The Arirang, only open a little over a month, is Salt Lake's second Korean restaurant, and my dinner companions were game for something new. Only one of the five of us had ever tried Korean cuisine, despite widely traveled palates. One of the party asked if the kimchi, Korea's well-known spicy marinated cabbage dish, had been buried in the ground, referring to the dish's preparation that had been a key storyline in a "M*A*S*H" episode. Our waitress, sensing some of our confusion with the Tower of Babel menu, didn't miss a beat. She demurely explained that it was made fresh that morning.

With that gentle rebuff, the rest of my dinner partners turned to me as if somehow I could extricate them from a somewhat embarrassing situation - ordering from a restaurant's bill of fare that was completely foreign to them. And I had only had minimal exposure to Korean food in my travels.But when all else fails, like most of our questions to our more than patient server, we all agreed that she should order for us, giving us the kind of satisfaction that other diners, many Korean, were enjoying.

We enjoyed five appetizers and five entrees, each distinct. As it turned out, some were more familiar than others. We also left with the realization that we would return to try other items on the lengthy menu.

The Korean sushi, or kimbap, was similar to Japanese-style sushi, with the nori, or seaweed, wrapped around sticky rice that had pickled radish, green onion and other pleasant but undiscernable vegetables. The yachae, or vegetable tempura, were small bundles of crispy vegetables, deep fried in tempura batter. The goon and jjin mandu, fried and steamed potsticker style appetizers, were very good, with a mild meat filling and thin dough outer layer. Chapchae, slices of sauteed beef and vegetables with glass noodles, was lightly seasoned with soy sauce. Each, costing $3, was pleasantly consistent in flavor as well.

Newcomers to Korean cuisine will especially enjoy the small side dishes which come with each entree, similar to small salads. These are refilled during the course of the evening. Each adds tempting textures, color and complimentary tastes to the meal. Our side dishes included separate servings of gently pickled mung bean sprouts, spinach and thin daikon threads. There were also dishes with larger chunks of hot pepper seasoned white radish, spicy kimchi cabbage dish, and an uncharacteristically bland slice sausage dish. Plenty of steamed rice also comes with the entrees.

We shared our entrees family style. The dokdoritang ($6.99) was chunks of chicken (watch out for the bones) with pieces of onion and green pepper in a very spicy red pepper sauce. The pork tansuyuk ($7.99), small pieces of fried pork in a sweet and sour sauce, and shrimp bokumbap ($6.99), fried rice with small sweetened shrimp, were considerably milder.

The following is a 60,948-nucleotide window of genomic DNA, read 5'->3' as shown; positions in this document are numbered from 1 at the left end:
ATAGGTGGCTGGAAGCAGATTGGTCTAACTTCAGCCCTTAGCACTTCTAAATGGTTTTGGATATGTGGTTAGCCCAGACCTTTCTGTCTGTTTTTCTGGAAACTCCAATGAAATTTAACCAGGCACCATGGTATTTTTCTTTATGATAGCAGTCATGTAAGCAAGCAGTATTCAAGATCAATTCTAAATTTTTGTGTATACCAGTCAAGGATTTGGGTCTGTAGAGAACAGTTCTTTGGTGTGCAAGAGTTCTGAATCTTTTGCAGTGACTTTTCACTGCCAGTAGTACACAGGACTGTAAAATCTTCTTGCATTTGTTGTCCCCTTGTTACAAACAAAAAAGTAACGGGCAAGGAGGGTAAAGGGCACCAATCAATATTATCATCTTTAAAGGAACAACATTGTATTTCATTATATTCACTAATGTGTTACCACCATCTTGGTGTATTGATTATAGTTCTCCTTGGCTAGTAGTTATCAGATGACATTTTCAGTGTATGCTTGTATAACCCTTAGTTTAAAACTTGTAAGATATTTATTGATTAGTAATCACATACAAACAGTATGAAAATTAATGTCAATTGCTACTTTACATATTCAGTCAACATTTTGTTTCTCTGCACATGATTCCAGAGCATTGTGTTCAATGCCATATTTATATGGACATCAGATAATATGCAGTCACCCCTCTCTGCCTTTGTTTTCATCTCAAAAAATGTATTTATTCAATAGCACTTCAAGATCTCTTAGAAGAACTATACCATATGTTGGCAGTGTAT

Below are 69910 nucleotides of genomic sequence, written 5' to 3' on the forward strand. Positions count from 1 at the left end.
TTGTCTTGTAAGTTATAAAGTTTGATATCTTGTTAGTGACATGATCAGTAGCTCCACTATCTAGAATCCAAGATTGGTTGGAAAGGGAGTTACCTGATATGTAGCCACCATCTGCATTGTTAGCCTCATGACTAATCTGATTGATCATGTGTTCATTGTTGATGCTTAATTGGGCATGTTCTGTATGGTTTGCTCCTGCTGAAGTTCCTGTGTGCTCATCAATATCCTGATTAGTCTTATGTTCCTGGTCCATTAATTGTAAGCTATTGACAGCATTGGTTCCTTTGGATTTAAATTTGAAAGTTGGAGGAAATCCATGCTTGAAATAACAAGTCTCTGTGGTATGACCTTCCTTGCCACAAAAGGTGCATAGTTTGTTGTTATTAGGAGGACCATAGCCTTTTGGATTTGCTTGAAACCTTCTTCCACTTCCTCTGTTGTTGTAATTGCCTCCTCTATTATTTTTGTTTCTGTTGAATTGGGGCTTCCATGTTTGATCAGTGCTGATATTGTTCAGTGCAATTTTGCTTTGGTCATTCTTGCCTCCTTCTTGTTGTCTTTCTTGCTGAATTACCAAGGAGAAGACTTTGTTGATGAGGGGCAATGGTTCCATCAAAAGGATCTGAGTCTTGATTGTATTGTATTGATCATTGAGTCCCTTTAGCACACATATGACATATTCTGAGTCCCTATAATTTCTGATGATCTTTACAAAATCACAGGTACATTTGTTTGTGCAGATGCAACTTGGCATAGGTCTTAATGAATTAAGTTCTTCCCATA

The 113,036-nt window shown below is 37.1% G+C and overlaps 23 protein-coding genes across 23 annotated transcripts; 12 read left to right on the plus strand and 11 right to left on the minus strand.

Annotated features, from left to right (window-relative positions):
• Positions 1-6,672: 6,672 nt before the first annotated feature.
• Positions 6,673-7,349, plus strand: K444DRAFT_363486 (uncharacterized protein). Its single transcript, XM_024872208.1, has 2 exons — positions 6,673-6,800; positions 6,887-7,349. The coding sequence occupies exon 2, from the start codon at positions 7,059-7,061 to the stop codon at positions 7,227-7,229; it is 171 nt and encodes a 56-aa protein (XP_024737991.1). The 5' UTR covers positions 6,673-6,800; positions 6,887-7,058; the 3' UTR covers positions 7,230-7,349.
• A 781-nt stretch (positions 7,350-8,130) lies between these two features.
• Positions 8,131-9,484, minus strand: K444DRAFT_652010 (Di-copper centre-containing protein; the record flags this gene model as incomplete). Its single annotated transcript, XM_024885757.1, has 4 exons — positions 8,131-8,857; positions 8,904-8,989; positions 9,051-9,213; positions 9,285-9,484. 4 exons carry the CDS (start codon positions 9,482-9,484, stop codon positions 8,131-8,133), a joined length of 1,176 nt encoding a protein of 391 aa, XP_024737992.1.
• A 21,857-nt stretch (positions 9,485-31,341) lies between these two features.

Our favorite was the pulgogi ($8.50), slices of tender grilled beef sauteed with onion, soy sauce and sesame oil, served on a sizzling platter. In many Korean restaurants, it is prepared tableside. Another beef dish with a pleasing flavor was the kalbi ($8.50), barbecued short ribs with a slightly sweeter sauce than the pulgogi. Each portion was generous and served piping hot.

The lengthy menu includes several combination dinners with the above items as well as tempura, vegetables and rice. Other intriguing and interesting dishes include ggochi odeng (fish cakes), haemul pajun (green onions and seafood), yangjangpi (spicy seafood and vegetables), jjachangmyun (noodles with bean paste and vegetables), yukaejang (beef soup with spicy sauce, vegetables and rice) joki-kui (seasoned and cooked yellow fish and rice), pibimap (vegetables with egg and hot sauce with rice), gopchang jungol (beef with hot sauce), and agutang (fish, parsley and bean sprouts). Prices range from $6 to $8, which includes rice and the side dishes. Lunch portions and light dinners are also available.

Diners with either experience or an interest in expanding their culinary knowledge will find the cuisine and service at Arirang pleasing and a nice change from the usual dining out choices.

Rating: * * * *

Arirang, 2701 S. State, 467-7778. Open for lunch and dinner Monday through Saturday from 11 a.m. until 9 p.m. Closed Sunday. Accepts major credit cards and check with guarantee card.